The feared and renowned atheist Christopher Hitchens is featured in an article by Anthony Gottlieb (no relation) in the most recent New Yorker -- an article which reviews the surge in post-9/11 atheist literature and positions Hitchens as the poster-child of angry new-millenium atheism. To wit:
Hitchens is nothing if not provocative. Creationists are 'yokels,' Pascal's theology is 'not far short of sordid,' the reasoning of Christian writer C.S. Lewis is 'so pathetic as to defy description,' Calvin was a 'sadist and torturer and killer,' Buddhist sayings are 'almost too easy to parody,' most Eastern spiritual discourse is 'not even wrong,' Islam is a 'rather obvious and ill-arranged set of plagiarisms,' Hanukkah is a 'vapid and annoying holiday,' and the psalmist King David was an 'unscrupulous bandit.'
The excerpt above makes me wonder what Buddhist writings Hitchens has been reading. Since he refers to "sayings," I can only imagine that he's restricting himself to the Zen birthday cards in the Hallmark stores, or their equivalent.
Turns out that, as he and his colleagues do with all other religions, he conflates all forms of Buddhism into one system "as hysterical and sanguinary as any other system that relies on faith and tribe," when trashing the Dalai Lama's (admittedly sometimes imbalanced) balancing act as both head of state and spiritual leader.
I found Zen writings to be among the most challenging and satisfying I'd ever read -- particularly the writings of Eihei Dogen, a 13th-century Japanese monk and the founder of the Soto school of Zen Buddhism. They may in fact be absurdly easy to parody; most writing that's great fits that description.
Now if a bird or a fish tries to reach the end of its element before moving in it, this bird or this fish will not find its way or its place. When you find your place where you are, practice occurs, actualizing the fundamental point. When you find your way at this moment, practice occurs, actualizing the fundamental point; for the place, the way, is neither large nor small, neither yours nor others'. The place, the way, has not carried over from the past, and it is not merely arising now.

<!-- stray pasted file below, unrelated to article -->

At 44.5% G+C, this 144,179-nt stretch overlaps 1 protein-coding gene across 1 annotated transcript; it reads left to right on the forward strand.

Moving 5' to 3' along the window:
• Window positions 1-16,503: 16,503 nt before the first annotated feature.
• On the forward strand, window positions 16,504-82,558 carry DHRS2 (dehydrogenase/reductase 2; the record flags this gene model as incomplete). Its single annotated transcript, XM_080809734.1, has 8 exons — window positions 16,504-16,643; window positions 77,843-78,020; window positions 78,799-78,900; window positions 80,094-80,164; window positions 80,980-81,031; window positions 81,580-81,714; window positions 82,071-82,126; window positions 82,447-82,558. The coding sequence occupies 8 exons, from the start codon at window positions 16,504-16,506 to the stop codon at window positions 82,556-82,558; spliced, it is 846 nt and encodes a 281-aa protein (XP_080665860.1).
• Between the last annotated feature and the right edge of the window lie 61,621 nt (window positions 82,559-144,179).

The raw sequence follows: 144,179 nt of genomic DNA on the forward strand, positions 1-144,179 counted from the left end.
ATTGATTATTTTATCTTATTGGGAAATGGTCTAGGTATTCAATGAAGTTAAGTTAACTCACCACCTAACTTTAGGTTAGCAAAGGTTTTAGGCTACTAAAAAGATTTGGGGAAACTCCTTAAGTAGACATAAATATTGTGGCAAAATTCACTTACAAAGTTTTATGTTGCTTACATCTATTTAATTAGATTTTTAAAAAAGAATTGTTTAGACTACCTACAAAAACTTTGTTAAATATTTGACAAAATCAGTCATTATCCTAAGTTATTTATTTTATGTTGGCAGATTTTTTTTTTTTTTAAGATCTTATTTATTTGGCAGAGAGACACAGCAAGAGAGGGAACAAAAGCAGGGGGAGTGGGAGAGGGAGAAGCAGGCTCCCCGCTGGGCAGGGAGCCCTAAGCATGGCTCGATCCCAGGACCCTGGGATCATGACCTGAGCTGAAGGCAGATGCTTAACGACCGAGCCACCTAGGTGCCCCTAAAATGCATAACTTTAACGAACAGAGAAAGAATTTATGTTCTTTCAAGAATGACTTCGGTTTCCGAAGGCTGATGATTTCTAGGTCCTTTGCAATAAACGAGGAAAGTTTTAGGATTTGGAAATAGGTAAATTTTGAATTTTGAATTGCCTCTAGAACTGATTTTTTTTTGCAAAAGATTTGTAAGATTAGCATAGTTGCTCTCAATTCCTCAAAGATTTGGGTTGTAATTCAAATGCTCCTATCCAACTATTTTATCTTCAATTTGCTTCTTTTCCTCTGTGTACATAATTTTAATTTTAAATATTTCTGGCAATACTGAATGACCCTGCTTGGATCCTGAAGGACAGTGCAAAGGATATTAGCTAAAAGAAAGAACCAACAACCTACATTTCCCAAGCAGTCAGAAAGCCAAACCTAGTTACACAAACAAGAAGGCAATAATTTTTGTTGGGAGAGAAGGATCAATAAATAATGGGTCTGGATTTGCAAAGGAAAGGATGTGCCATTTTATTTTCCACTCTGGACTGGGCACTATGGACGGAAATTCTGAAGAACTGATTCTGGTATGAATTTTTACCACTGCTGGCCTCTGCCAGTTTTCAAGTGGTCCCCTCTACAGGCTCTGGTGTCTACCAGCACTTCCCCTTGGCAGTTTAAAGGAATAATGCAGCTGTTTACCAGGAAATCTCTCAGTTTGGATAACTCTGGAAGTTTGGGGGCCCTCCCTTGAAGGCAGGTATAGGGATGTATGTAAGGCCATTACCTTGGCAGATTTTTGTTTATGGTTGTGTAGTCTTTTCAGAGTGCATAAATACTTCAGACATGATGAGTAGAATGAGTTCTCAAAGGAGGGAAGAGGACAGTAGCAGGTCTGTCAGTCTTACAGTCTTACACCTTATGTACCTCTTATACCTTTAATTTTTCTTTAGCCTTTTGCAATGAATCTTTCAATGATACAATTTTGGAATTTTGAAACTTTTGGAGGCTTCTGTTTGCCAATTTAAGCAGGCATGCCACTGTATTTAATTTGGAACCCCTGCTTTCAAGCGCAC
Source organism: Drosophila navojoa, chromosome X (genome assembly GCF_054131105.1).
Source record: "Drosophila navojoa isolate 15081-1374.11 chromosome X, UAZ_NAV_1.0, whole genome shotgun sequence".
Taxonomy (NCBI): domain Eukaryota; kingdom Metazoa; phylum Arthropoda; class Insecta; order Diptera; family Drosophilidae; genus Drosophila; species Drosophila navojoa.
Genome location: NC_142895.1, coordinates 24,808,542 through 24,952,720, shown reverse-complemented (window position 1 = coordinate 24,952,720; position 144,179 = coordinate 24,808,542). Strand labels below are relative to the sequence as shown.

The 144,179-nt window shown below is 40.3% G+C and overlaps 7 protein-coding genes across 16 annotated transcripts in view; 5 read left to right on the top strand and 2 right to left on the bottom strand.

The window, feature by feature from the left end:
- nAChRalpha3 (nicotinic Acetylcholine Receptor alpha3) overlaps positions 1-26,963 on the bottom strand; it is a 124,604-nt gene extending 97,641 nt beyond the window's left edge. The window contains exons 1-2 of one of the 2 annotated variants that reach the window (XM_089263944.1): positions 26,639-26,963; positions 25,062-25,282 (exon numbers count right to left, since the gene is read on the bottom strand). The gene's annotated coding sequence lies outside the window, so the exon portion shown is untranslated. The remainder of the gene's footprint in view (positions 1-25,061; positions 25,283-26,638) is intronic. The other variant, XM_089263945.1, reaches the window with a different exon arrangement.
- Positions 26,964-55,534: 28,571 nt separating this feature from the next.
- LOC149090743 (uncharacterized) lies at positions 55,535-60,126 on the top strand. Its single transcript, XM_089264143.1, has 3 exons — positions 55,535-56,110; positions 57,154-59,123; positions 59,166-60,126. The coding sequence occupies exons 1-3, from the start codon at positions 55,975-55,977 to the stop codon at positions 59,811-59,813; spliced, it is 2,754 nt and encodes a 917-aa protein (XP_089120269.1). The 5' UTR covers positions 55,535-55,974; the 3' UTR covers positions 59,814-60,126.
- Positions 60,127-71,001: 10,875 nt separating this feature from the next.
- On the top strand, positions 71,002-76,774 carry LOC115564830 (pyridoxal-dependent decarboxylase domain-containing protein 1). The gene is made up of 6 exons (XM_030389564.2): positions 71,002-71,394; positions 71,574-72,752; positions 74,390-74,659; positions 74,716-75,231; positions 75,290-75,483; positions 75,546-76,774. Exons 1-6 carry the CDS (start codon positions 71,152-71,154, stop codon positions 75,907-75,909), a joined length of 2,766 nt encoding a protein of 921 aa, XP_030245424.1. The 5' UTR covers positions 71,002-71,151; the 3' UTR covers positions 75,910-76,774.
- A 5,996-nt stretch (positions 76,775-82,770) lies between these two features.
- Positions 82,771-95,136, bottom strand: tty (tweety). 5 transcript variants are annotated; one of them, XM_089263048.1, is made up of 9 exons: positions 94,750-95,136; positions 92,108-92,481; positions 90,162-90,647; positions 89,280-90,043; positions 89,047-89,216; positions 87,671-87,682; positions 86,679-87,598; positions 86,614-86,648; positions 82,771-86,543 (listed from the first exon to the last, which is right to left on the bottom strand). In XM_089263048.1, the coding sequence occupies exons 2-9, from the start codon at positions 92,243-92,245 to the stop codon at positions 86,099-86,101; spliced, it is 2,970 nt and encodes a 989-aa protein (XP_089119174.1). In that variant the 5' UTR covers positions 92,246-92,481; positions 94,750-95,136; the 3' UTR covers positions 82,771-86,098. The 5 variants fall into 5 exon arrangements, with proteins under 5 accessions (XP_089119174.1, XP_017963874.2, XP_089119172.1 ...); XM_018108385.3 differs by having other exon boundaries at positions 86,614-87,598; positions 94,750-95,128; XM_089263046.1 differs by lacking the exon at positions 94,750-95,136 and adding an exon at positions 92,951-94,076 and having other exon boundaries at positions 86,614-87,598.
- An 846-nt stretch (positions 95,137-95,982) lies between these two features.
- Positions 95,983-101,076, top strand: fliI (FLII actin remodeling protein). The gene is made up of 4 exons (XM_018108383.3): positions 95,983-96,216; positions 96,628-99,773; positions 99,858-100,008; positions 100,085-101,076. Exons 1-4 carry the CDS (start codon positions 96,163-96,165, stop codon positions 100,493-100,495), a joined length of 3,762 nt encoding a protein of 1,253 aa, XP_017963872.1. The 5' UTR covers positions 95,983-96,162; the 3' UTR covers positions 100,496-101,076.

Accordingly, in the practice-enlightenment of the buddha way, meeting one thing is mastering it -- doing one practice is practicing completely.
When you ride in a boat and watch the shore, you might assume that the shore is moving. But when you keep your eyes closely on the boat, you can see that the boat moves. Similarly, if you examine myriad things with a confused body and mind you might suppose that your mind and nature are permanent. When you practice intimately and return to where you are, it will be clear that nothing at all has unchanging self.
Zen master Guangzuo of Mt. Zhimen was once asked by a monk, "What is going beyond buddha?"
He said, "To carry sun and moon on the end of your staff."
This means that you are completely covered by the sun and moon on top of a staff. This is buddha going beyond. When you penetrate the staff that carries sun and moon, the entire universe is dark. This is buddha going beyond. It is not that the sun and moon are the staff. "On the end of a staff" means the entire staff.
Enlightenment is like the moon reflected on the water. The moon does not get wet, nor is the water broken. Although its light is wide and great, the moon is reflected even in a puddle an inch wide. The whole moon and the entire sky are reflected in dewdrops in the grass, or even in one drop of water.
Enlightenment does not divide you, just as the moon does not break the water. You cannot hinder enlightenment, just as a drop of water does not hinder the moon in the sky.
The depth of the drop is the height of the moon. Each reflection, however short or long its duration, manifests the vastness of the dewdrop, and realizes the limitlessness of the moonlight in the sky.
-- Selections from Moon in a Dewdrop: Writings of Zen Master Dogen, edited by Kazuaki Tanahashi
Dogen was not a fan of practice with koans or chanting: he believed in sitting in meditation, in "dropping off body and mind" as a way of piercing through the accepted shells of existence and deeply understanding the imperanence of everything.
If this seems easy to parody, it's only because it's almost impossible to do.
Try it sometime.